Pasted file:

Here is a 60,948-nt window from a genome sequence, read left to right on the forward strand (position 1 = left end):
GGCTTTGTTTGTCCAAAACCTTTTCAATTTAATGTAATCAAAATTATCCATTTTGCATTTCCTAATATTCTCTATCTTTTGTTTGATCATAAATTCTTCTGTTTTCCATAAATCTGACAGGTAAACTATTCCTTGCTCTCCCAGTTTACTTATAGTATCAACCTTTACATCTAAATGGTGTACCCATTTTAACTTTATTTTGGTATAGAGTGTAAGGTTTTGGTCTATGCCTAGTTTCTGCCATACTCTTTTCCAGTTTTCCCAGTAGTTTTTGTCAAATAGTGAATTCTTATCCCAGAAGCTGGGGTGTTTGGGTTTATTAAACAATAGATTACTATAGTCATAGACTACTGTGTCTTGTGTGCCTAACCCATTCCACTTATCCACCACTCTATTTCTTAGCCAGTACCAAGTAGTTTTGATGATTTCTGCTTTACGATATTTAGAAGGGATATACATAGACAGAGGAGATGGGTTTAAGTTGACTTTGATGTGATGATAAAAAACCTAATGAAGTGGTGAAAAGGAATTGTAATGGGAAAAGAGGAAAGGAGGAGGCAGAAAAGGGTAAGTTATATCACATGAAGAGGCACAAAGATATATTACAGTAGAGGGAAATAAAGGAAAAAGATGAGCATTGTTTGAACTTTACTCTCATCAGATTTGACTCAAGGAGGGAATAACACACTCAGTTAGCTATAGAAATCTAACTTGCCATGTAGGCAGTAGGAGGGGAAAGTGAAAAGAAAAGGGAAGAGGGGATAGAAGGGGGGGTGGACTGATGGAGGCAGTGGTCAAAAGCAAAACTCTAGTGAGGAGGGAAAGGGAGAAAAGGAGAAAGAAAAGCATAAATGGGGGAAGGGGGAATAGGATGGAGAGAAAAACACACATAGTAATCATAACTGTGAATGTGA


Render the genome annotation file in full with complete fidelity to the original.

Here is a 60,948-nt window from a genome sequence, read left to right on the forward strand (position 1 = left end):
GGCTTTGTTTGTCCAAAACCTTTTCAATTTAATGTAATCAAAATTATCCATTTTGCATTTCCTAATATTCTCTATCTTTTGTTTGATCATAAATTCTTCTGTTTTCCATAAATCTGACAGGTAAACTATTCCTTGCTCTCCCAGTTTACTTATAGTATCAACCTTTACATCTAAATGGTGTACCCATTTTAACTTTATTTTGGTATAGAGTGTAAGGTTTTGGTCTATGCCTAGTTTCTGCCATACTCTTTTCCAGTTTTCCCAGTAGTTTTTGTCAAATAGTGAATTCTTATCCCAGAAGCTGGGGTGTTTGGGTTTATTAAACAATAGATTACTATAGTCATAGACTACTGTGTCTTGTGTGCCTAACCCATTCCACTTATCCACCACTCTATTTCTTAGCCAGTACCAAGTAGTTTTGATGATTTCTGCTTTACGATATTTAGAAGGGATATACATAGACAGAGGAGATGGGTTTAAGTTGACTTTGATGTGATGATAAAAAACCTAATGAAGTGGTGAAAAGGAATTGTAATGGGAAAAGAGGAAAGGAGGAGGCAGAAAAGGGTAAGTTATATCACATGAAGAGGCACAAAGATATATTACAGTAGAGGGAAATAAAGGAAAAAGATGAGCATTGTTTGAACTTTACTCTCATCAGATTTGACTCAAGGAGGGAATAACACACTCAGTTAGCTATAGAAATCTAACTTGCCATGTAGGCAGTAGGAGGGGAAAGTGAAAAGAAAAGGGAAGAGGGGATAGAAGGGGGGGTGGACTGATGGAGGCAGTGGTCAAAAGCAAAACTCTAGTGAGGAGGGAAAGGGAGAAAAGGAGAAAGAAAAGCATAAATGGGGGAAGGGGGAATAGGATGGAGAGAAAAACACACATAGTAATCATAACTGTGAATGTGA